How To Understand The Different Mattress Coil Types

      If you haven’t purchased a mattress in a while shopping for one can be a daunting task. Since most people only buy a bed every 10 years you may have forgotten all about mattresses from one shopping experience to another. Then when you go to shop you take it upon yourself to cram as much information into your head as possible, and only then you head out into the world of bedding. When buying a mattress you will encounter some basic coil terminology no matter where you shop, so this can help you compare apples to apples.

Coil Types
      There are many different coil types out there. I am only going to talk about the four most common, because all others are some sort of variation of these. I do want to give you a word of caution about coils, DON’T get too caught up into coils. If you read too much into coils you will end up with something you may not like just because some person said the more coils the better. If you choose to get caught up in coil count keep in mind that on a full size you only need 312 coils with a 13 gauge wire and 6 gauge border rod to be considered “orthopedic”. So as you can see more is not always better, because most beds have way more than 312 coils.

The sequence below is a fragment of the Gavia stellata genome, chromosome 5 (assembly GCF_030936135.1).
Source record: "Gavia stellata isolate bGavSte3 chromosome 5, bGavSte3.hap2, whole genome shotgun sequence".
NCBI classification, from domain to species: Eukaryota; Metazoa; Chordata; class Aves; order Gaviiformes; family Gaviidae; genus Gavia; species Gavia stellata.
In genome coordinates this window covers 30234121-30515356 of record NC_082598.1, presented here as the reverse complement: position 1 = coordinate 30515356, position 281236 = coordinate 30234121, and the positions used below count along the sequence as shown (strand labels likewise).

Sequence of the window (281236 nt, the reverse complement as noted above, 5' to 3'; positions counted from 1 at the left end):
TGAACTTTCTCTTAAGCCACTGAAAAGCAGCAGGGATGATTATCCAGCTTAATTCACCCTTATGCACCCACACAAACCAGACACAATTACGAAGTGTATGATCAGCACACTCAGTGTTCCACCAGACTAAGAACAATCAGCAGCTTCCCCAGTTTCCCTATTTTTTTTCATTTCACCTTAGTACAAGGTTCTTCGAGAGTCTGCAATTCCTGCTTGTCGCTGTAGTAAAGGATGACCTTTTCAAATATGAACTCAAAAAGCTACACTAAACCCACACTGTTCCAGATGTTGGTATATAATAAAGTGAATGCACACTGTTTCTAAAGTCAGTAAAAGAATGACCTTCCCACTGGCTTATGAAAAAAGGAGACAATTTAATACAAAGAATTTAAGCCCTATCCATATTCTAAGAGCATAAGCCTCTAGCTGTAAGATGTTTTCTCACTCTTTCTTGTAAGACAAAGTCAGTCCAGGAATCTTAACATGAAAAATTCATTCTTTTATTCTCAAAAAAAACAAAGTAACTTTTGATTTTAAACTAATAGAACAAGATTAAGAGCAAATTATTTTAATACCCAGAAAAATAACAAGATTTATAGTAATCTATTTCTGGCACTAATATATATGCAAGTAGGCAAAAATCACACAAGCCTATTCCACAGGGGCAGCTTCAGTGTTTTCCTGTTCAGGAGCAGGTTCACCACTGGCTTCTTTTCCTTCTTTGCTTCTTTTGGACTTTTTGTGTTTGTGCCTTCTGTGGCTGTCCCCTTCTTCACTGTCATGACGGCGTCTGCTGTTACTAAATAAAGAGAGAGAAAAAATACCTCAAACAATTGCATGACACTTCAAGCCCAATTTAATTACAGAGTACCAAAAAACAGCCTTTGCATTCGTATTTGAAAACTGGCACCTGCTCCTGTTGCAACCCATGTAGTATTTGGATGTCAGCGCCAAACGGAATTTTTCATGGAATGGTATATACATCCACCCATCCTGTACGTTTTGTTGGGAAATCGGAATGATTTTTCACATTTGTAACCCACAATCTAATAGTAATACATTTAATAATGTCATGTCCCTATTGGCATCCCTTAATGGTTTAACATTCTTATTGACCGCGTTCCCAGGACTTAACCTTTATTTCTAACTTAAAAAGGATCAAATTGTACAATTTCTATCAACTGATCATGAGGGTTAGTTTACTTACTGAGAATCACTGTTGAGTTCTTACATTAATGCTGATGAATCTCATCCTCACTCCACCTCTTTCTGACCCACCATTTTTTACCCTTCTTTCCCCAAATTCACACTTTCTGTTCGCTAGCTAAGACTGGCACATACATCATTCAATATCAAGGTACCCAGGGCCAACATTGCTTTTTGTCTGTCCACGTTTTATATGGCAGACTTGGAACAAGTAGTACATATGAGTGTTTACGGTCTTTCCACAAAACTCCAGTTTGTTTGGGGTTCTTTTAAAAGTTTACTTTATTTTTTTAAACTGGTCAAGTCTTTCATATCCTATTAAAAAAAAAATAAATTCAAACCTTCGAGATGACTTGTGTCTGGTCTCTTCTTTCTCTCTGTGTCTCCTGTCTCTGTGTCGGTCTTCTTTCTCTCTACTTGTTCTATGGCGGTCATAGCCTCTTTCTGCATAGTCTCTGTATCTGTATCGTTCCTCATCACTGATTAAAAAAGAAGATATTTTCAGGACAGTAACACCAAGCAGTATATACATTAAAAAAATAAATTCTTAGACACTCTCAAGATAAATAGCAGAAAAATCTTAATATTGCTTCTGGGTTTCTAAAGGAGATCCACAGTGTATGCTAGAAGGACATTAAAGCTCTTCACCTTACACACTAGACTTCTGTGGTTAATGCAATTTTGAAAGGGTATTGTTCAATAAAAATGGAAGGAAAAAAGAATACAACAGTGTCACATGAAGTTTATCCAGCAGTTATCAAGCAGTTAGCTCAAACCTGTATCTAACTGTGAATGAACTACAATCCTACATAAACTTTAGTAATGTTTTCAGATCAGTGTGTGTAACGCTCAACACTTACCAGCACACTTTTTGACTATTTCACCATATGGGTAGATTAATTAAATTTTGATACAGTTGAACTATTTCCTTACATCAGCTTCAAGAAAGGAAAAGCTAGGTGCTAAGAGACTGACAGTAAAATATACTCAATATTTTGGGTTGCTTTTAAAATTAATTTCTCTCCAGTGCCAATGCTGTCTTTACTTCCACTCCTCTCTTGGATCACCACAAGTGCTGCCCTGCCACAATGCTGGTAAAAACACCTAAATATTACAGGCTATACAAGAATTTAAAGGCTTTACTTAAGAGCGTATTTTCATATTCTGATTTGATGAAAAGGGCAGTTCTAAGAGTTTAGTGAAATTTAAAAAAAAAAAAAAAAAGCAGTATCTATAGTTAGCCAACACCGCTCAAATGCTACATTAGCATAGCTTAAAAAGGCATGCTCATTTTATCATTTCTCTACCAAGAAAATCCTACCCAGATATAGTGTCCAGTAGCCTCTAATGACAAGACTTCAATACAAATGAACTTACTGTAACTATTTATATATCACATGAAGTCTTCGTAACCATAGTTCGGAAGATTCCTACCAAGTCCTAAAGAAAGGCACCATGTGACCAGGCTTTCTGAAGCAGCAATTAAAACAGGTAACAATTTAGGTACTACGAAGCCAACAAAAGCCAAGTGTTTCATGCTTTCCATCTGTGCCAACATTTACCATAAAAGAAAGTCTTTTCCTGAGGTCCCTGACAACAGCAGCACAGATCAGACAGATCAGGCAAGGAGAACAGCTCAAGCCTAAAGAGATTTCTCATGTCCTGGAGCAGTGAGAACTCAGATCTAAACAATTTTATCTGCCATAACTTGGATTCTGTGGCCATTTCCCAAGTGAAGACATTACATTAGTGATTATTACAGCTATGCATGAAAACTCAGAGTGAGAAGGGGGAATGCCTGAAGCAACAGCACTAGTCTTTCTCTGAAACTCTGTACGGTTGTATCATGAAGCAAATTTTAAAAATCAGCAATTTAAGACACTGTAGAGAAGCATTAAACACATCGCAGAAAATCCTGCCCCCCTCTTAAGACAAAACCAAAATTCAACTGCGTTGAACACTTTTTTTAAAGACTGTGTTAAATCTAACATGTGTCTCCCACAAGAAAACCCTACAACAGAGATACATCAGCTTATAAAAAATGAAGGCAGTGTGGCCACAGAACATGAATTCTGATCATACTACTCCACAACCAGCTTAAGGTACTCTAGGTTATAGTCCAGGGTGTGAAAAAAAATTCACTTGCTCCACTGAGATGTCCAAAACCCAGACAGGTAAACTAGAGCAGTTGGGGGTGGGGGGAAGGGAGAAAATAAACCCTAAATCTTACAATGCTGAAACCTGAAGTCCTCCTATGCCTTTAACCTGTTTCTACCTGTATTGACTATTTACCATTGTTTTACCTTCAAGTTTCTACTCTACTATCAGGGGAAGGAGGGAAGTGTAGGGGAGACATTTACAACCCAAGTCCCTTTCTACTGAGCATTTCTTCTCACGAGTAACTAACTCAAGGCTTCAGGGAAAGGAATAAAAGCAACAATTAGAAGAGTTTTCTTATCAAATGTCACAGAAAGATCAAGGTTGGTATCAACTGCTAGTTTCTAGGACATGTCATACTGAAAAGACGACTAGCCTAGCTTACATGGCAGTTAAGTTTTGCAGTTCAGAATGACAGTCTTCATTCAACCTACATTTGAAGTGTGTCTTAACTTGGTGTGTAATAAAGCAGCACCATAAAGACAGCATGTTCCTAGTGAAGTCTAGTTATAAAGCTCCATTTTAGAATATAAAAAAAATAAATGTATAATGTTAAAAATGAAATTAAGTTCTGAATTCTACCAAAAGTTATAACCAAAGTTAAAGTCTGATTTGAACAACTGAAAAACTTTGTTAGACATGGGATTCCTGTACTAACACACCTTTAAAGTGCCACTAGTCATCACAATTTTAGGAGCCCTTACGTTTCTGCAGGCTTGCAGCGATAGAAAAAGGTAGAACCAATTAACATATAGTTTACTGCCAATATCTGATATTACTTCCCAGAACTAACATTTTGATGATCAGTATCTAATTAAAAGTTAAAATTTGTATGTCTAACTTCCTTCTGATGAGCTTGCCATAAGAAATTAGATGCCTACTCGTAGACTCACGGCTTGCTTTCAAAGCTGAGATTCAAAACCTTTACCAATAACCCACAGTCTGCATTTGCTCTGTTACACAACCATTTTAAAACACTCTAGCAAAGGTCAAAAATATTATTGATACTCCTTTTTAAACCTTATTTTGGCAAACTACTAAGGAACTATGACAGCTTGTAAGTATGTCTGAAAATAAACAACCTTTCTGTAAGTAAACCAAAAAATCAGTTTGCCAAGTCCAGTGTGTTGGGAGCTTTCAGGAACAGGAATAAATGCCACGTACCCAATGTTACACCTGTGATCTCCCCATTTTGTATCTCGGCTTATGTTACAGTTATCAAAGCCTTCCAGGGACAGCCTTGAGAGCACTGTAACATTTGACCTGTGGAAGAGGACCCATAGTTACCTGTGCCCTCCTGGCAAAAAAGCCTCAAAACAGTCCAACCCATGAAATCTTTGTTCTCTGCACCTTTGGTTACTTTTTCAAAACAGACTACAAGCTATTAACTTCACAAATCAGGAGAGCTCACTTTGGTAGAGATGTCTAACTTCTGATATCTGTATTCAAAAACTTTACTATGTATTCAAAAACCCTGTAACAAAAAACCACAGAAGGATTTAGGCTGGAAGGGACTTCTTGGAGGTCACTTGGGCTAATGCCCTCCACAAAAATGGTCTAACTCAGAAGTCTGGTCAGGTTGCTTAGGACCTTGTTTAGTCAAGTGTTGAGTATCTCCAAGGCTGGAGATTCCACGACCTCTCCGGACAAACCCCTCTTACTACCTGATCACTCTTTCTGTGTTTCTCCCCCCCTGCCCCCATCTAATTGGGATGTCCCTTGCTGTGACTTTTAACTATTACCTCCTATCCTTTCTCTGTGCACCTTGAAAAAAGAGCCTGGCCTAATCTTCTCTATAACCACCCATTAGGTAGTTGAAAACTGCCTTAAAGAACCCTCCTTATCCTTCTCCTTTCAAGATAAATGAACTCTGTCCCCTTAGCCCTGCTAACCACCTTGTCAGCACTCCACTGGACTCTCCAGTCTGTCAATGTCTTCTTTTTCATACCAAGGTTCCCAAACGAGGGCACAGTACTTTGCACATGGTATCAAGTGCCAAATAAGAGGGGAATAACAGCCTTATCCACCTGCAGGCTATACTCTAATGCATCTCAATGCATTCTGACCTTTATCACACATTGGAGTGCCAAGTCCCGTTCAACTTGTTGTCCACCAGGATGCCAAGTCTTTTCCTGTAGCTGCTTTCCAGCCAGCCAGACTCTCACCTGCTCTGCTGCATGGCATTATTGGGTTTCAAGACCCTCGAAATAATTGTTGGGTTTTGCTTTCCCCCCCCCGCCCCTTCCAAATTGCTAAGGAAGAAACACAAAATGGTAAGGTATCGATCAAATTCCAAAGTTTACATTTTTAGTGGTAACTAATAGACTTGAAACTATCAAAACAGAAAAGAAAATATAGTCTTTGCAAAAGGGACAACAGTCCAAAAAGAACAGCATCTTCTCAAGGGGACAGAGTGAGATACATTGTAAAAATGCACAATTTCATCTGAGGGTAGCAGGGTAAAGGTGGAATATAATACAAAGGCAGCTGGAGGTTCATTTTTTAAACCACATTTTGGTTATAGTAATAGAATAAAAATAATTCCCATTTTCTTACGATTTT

Individually Pocketed Coils
Each coil is in what looks like a sock. This allows all the coils to work independently, and therefore reducing partner disturbance. In other words if someone tosses and turns the other person won’t be woken up. These types of coil units provide some of the best support out there.

Bonnell Coil
This is the oldest type of bed coil. It provides basic support in a mattress. The coils in this type of setup are shaped like an hourglass.

Offset Coil
These coils are specially formed with the top and bottom flattened or “offset”. This allows them to be connected to adjacent coils by a helical wire. This type of coil unit provides upgraded support from a Bonnell type system

Continuous coil
Each row of coils is made out of a single piece of wire which twists and turns its way from the head of the bed to the foot. This helps eliminate motion transfer to a sleep partner.